Code Questions

April 15, 2014

I want to talk about 5 questions I ask myself, almost unconsciously, while writing code. I think they’re very important, but it’s going to take me a little while to build up the conceptual vocabulary to explain ‘em. Be patient with me!

I. Intention, Action, and Magnification

A foundational metaphor: looking at software at different levels of magnification. Zoom way in, and see individual morphemes of code. Back off a little, and see variable names, fragments of lines. Zoom out, and see full lines, then methods and functions, then classes, libraries, programs, suites of interacting programs…

Nevertheless, just like a painter who is responsible both for every brushstroke and also the composition of the whole painting, or a municipal engineer who must attend to the movements of individual pedestrians and also the flow of thousand-car traffic jams, a programmer must smoothly administrate their software at every level of magnification.

One of the primary reasons students straight out of school are terrible programmers is that they’ve never been faced with a project so large they couldn’t hold it inside their head. In fact, most course schedules stretch students slowly, allowing them time to learn how to mentally juggle programs of gradually-increasing complexity. Such small programs can be written terribly, without the additional mental load exceeding the programmer’s capacity. As the capacity of the programmer increases, their capacity to write big, bad programs increases, too.

The beginning of enlightenment for me didn’t come until I encountered a real, overgrown, hideous codebase. It wouldn’t fit. It wouldn’t fly. It sat on the ground and steadfastly refused to be juggled.

Staggering under this load, we seek tools that let us treat large programs like small ones. Object orientation, languages, macros, templates, factories, libraries — almost any tool or practice we’ve ever come up with are intended for to diminish the mental weight of our programs.

Most of them apply at a specific degree of magnification.

But while specific technical practices are limited to one level of zoom, the same mental practices that make good software architecture at a monumental scale work also at the smallest scale. Symmetries along the zooming axis delight me; so I ask myself the same questions when I’m architecting a new project, creating a new class, authoring a new method, or altering a single line.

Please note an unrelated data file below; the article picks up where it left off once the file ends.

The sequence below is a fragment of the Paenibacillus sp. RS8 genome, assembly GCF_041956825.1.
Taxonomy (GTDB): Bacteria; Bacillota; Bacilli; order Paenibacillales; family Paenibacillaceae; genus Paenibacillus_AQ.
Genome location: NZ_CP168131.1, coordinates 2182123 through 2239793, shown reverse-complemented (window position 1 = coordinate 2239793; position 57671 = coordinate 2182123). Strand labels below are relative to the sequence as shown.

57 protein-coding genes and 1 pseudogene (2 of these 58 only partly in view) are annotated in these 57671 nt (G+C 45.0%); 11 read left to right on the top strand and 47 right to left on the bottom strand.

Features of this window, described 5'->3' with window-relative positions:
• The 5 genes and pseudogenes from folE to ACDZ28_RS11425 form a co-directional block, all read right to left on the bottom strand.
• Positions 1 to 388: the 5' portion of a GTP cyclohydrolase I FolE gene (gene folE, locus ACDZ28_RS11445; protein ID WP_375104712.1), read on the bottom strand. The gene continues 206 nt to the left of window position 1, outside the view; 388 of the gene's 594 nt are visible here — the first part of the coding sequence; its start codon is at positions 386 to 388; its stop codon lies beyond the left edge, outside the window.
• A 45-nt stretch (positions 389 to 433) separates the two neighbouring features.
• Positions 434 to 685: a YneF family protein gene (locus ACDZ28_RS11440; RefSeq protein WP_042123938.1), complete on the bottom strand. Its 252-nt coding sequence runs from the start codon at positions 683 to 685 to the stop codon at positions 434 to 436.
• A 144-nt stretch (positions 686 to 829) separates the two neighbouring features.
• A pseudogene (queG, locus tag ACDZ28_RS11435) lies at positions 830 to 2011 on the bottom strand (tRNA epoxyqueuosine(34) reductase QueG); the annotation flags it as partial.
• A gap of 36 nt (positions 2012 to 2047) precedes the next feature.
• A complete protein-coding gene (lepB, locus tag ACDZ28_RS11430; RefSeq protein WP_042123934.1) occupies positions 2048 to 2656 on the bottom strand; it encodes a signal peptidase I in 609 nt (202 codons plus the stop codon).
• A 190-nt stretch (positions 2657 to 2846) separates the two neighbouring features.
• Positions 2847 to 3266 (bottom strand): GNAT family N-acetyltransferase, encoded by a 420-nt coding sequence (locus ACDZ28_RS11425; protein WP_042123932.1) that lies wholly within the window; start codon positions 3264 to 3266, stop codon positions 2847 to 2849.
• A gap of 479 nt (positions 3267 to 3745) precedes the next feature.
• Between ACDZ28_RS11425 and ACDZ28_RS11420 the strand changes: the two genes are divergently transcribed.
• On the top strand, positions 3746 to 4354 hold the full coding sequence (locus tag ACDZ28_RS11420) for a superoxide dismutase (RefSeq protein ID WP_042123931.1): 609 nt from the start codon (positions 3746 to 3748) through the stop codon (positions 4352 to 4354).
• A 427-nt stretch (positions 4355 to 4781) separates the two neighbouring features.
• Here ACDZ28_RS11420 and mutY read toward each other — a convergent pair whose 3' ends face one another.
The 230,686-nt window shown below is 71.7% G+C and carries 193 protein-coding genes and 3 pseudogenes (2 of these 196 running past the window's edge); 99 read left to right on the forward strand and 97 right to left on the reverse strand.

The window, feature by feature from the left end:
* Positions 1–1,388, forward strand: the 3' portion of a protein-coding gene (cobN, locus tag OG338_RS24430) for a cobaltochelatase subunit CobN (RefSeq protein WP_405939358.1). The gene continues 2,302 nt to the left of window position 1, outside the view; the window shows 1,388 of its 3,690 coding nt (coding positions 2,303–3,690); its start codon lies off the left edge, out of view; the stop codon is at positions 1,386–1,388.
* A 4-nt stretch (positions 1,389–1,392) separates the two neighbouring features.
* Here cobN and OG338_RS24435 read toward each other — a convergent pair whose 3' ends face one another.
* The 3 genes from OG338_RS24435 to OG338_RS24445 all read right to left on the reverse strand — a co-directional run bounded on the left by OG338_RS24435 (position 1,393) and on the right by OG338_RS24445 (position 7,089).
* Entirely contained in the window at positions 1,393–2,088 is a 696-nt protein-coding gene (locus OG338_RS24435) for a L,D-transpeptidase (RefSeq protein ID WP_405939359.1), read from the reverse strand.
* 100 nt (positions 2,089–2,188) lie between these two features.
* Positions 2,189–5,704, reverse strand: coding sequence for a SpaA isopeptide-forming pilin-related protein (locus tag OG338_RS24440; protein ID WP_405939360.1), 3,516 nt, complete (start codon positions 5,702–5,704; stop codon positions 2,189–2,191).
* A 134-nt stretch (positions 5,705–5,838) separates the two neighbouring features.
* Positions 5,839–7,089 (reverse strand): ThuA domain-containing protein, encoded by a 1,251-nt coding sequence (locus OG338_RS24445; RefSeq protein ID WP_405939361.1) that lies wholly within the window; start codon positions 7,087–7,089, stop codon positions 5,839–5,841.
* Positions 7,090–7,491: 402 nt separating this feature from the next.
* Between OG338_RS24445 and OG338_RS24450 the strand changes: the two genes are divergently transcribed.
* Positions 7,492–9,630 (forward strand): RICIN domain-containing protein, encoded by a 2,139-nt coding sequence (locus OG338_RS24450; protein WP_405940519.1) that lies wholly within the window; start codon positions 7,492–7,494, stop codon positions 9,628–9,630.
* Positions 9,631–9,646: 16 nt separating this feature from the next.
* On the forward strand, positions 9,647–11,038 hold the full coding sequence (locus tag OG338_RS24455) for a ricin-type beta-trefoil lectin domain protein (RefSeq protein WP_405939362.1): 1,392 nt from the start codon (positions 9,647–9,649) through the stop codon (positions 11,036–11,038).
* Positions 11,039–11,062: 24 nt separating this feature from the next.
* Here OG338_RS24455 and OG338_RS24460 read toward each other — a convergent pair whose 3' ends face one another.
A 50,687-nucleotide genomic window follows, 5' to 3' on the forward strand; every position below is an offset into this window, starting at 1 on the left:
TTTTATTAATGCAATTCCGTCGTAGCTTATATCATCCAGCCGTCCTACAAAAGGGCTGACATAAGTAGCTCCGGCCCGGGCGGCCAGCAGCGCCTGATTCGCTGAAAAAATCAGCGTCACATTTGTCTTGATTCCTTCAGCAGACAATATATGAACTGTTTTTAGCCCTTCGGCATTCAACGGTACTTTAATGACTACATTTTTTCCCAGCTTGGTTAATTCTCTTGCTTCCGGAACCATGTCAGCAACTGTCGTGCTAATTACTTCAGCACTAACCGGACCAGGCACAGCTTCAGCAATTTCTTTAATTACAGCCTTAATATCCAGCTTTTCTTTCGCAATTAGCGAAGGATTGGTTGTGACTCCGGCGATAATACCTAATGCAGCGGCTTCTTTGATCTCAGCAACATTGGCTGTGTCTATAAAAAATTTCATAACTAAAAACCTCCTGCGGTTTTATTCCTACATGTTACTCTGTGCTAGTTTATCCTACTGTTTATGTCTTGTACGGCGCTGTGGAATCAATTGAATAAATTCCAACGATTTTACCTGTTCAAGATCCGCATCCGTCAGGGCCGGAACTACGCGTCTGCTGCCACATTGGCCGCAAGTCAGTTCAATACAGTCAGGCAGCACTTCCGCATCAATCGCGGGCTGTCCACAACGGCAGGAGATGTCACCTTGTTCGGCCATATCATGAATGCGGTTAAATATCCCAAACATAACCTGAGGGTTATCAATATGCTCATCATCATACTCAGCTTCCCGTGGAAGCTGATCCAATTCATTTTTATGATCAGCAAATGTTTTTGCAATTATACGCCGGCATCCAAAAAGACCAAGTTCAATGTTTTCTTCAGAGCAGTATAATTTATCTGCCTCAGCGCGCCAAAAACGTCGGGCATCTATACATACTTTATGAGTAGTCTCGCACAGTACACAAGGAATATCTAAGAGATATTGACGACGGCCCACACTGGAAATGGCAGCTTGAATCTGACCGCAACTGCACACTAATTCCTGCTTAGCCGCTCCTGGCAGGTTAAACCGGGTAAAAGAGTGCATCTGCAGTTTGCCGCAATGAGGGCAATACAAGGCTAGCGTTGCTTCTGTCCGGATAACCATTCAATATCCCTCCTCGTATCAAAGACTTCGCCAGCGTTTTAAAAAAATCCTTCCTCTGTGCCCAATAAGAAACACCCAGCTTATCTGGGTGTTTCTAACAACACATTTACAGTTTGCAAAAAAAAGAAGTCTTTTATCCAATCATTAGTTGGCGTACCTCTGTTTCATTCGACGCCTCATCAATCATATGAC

I want to write about how that works — so please allow me new definitions for some old words (at least temporarily).

When I write software, the act of describing my intent is what I call design. The design is “what it should do.”

The implementation of that intent is code. For the sake of this article, code is often verbal, but is not limited to files filled with text. If it’s in your repository, I’d probably call it code.

The separation of design and code occurs at all levels of granularity, from the coarsest to the finest. Even in a single line, there is a narrow-but-present cleft between my intention (increase value of the variable i by one), and my verbal action (i++;).

Viewed from afar, design dictates what the program should do “let the user see cat pictures” — and decisions about things like program architecture clearly fall under implementation: code. When looking closer-in, at a single function, that function must meet its particular, predefined role in the overall architecture: the architecture defines the function’s “what it should do”, and so the architecture acts as design.